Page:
The impact of staff training on special educational needs professionals’ attitudes toward and understanding of applied behavior analysis

Sinéad Smyth, Benjamin E Reading, Claire McDowell

Research output: Contribution to journalArticle

Abstract

Background: Research-based evidence points to the efficacy and value of applied behavior analysis (ABA) in meeting the needs of individuals with learning disabilities and autism. Nonetheless, public, government, and professional perception of ABA can be negative. The current study was designed to measure the impact of a short intervention on professionals’ attitudes toward, and knowledge of, ABA. Method: Teachers and classroom assistants from two separate schools for children with severe learning difficulties completed a self-report survey on knowledge of and attitudes toward ABA. They were then presented with a 90-min training module designed to increase their knowledge of the history of ABA and their functional assessment skills. Following training, the self- report was readministered. Results: The mean scores for each group increased only after the training had been delivered. Discussion and conclusions: Further research is needed to address the impact of training on classroom practice.
LanguageEnglish
Pages1-11
JournalJournal of Intellectual Disabilities
Volumen/a
Early online date9 Nov 2017
DOIs
Publication statusE-pub ahead of print - 9 Nov 2017

Fingerprint

Self Report
Learning Disorders
Autistic Disorder
Research
History
Applied Behavior Analysis
Learning
Surveys and Questionnaires

Keywords

  • Applied behavior analysis (ABA)
  • staff training
  • attitudes
  • knowledge

Cite this

@article{0952946747f345caab4d49fcc27ecaf9,
title = "The impact of staff training on special educational needs professionals’ attitudes toward and understanding of applied behavior analysis",
abstract = "Background: Research-based evidence points to the efficacy and value of applied behavior analysis (ABA) in meeting the needs of individuals with learning disabilities and autism. Nonetheless, public, government, and professional perception of ABA can be negative. The current study was designed to measure the impact of a short intervention on professionals’ attitudes toward, and knowledge of, ABA. Method: Teachers and classroom assistants from two separate schools for children with severe learning difficulties completed a self-report survey on knowledge of and attitudes toward ABA. They were then presented with a 90-min training module designed to increase their knowledge of the history of ABA and their functional assessment skills. Following training, the self- report was readministered. Results: The mean scores for each group increased only after the training had been delivered. Discussion and conclusions: Further research is needed to address the impact of training on classroom practice.",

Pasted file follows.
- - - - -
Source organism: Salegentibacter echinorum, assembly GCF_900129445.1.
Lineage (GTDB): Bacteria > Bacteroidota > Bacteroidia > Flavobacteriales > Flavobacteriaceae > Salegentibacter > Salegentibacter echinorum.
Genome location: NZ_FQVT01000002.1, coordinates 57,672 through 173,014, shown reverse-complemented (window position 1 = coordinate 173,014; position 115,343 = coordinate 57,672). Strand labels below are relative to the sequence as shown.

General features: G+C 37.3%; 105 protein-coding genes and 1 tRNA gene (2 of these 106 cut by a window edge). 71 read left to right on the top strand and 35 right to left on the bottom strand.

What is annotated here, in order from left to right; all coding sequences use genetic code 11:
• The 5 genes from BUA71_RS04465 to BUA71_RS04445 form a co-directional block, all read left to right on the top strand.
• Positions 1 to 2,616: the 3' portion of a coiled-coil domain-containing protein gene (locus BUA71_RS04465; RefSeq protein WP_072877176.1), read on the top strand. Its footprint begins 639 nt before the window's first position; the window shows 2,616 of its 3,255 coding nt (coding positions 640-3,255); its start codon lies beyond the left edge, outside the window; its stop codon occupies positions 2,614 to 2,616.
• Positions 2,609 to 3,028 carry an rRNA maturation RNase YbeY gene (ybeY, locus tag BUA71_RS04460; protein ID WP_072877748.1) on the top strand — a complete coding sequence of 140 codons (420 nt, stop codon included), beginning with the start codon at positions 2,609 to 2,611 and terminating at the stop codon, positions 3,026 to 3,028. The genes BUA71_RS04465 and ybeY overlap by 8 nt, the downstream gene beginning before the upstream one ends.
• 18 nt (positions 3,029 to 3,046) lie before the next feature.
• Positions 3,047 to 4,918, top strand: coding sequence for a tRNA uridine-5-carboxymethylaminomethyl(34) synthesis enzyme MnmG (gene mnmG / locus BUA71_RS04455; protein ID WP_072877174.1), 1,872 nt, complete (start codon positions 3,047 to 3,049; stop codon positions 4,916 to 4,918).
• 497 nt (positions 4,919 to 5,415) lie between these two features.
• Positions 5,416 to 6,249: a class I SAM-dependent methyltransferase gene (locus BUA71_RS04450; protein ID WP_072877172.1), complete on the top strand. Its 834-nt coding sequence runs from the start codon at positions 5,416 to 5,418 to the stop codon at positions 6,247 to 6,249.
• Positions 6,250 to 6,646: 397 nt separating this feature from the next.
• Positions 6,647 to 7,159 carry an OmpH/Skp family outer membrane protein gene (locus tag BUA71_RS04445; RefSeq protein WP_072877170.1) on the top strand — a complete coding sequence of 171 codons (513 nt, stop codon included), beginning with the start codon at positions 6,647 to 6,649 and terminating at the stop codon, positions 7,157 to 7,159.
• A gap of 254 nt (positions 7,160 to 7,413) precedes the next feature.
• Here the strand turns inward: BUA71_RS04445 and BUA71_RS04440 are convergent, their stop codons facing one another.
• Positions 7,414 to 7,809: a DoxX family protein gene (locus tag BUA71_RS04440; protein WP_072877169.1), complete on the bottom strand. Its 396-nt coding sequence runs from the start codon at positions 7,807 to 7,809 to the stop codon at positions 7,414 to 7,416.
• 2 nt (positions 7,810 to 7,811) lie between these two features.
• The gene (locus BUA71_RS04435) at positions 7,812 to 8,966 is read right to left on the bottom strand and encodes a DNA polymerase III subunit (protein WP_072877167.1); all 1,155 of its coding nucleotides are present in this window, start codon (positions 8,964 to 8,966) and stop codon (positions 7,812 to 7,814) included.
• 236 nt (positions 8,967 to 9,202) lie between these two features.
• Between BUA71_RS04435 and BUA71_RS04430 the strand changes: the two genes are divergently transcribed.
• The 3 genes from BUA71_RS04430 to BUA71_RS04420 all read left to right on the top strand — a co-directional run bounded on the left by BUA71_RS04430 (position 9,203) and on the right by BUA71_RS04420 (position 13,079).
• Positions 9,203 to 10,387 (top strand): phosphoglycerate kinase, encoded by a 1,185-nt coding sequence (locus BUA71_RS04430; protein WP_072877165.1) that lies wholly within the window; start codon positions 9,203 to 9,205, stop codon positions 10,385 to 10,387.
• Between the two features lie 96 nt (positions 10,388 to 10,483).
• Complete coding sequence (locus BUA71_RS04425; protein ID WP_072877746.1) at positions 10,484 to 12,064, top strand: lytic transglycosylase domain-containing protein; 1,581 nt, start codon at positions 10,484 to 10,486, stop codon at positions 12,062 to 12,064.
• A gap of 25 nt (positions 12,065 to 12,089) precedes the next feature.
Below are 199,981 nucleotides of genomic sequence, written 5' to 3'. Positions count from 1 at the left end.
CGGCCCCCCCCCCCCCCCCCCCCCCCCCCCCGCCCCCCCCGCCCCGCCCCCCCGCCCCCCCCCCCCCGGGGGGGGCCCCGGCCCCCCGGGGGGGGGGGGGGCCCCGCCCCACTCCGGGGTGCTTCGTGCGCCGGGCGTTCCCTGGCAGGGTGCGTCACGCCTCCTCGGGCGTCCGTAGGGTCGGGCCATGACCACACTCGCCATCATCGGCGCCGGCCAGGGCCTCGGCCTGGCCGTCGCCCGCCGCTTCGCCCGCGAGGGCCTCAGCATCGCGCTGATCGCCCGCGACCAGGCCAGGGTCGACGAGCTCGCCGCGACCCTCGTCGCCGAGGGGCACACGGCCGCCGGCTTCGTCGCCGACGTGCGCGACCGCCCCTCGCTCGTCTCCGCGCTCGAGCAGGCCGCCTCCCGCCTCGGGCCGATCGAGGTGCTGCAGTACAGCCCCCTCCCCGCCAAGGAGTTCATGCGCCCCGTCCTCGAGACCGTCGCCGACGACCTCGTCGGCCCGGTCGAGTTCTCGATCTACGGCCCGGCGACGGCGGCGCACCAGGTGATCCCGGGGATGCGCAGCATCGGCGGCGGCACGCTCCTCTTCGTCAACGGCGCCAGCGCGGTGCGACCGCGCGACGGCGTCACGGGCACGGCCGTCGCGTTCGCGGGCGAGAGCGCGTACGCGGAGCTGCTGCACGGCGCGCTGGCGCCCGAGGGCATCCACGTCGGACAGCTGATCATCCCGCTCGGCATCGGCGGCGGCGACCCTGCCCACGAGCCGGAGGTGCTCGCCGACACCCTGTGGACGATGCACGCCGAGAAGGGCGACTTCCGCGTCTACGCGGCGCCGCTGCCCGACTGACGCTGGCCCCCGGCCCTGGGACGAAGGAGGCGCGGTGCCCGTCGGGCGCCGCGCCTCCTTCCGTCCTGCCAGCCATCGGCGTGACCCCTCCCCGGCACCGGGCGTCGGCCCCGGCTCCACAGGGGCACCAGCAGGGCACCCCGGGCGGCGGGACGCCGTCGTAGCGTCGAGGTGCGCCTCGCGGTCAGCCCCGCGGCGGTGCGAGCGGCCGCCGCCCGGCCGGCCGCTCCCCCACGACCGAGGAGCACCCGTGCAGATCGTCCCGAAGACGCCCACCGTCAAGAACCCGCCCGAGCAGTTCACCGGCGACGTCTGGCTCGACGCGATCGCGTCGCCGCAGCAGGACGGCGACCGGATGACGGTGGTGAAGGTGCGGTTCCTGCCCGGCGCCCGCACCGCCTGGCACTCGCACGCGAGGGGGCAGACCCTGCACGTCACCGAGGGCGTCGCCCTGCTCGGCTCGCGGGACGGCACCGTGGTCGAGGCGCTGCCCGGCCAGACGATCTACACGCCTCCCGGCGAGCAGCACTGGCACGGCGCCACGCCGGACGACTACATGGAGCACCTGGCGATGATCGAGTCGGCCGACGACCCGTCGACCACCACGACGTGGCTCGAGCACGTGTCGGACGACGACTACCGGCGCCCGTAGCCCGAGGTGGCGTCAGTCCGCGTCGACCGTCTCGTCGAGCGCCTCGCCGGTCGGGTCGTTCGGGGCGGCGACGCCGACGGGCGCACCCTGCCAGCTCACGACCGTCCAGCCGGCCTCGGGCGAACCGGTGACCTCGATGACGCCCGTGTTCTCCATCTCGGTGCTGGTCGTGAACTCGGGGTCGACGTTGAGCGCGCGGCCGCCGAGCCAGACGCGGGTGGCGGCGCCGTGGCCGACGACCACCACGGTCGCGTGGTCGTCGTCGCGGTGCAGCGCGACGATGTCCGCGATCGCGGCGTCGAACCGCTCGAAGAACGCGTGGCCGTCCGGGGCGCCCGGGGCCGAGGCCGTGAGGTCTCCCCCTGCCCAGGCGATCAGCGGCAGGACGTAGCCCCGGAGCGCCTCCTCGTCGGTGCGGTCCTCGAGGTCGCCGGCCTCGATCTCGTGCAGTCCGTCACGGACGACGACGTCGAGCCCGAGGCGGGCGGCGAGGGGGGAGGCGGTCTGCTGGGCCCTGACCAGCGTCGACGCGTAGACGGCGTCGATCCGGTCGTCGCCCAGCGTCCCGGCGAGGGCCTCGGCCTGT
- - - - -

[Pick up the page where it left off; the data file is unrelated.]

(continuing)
keywords = "Applied behavior analysis (ABA), staff training, attitudes, knowledge",
author = "Sin{\'e}ad Smyth and Reading, {Benjamin E} and Claire McDowell",
note = "UIR Compliant - evidence uploaded to other files",
year = "2017",
month = "11",
day = "9",
doi = "10.1177/1744629517739160",
language = "English",
volume = "n/a",
pages = "1--11",
journal = "Journal of Intellectual Disabilities",
issn = "1744-6295",

}

TY - JOUR

T1 - The impact of staff training on special educational needs professionals’ attitudes toward and understanding of applied behavior analysis

AU - Smyth, Sinéad

AU - Reading, Benjamin E

AU - McDowell, Claire

N1 - UIR Compliant - evidence uploaded to other files

PY - 2017/11/9

Y1 - 2017/11/9

N2 - Background: Research-based evidence points to the efficacy and value of applied behavior analysis (ABA) in meeting the needs of individuals with learning disabilities and autism. Nonetheless, public, government, and professional perception of ABA can be negative. The current study was designed to measure the impact of a short intervention on professionals’ attitudes toward, and knowledge of, ABA. Method: Teachers and classroom assistants from two separate schools for children with severe learning difficulties completed a self-report survey on knowledge of and attitudes toward ABA. They were then presented with a 90-min training module designed to increase their knowledge of the history of ABA and their functional assessment skills. Following training, the self- report was readministered. Results: The mean scores for each group increased only after the training had been delivered. Discussion and conclusions: Further research is needed to address the impact of training on classroom practice.

AB - Background: Research-based evidence points to the efficacy and value of applied behavior analysis (ABA) in meeting the needs of individuals with learning disabilities and autism. Nonetheless, public, government, and professional perception of ABA can be negative. The current study was designed to measure the impact of a short intervention on professionals’ attitudes toward, and knowledge of, ABA. Method: Teachers and classroom assistants from two separate schools for children with severe learning difficulties completed a self-report survey on knowledge of and attitudes toward ABA. They were then presented with a 90-min training module designed to increase their knowledge of the history of ABA and their functional assessment skills. Following training, the self- report was readministered. Results: The mean scores for each group increased only after the training had been delivered. Discussion and conclusions: Further research is needed to address the impact of training on classroom practice.

KW - Applied behavior analysis (ABA)

KW - staff training

KW - attitudes

KW - knowledge

U2 - 10.1177/1744629517739160

DO - 10.1177/1744629517739160

M3 - Article

VL - n/a

SP - 1

EP - 11

JO - Journal of Intellectual Disabilities

T2 - Journal of Intellectual Disabilities

JF - Journal of Intellectual Disabilities

SN - 1744-6295

ER -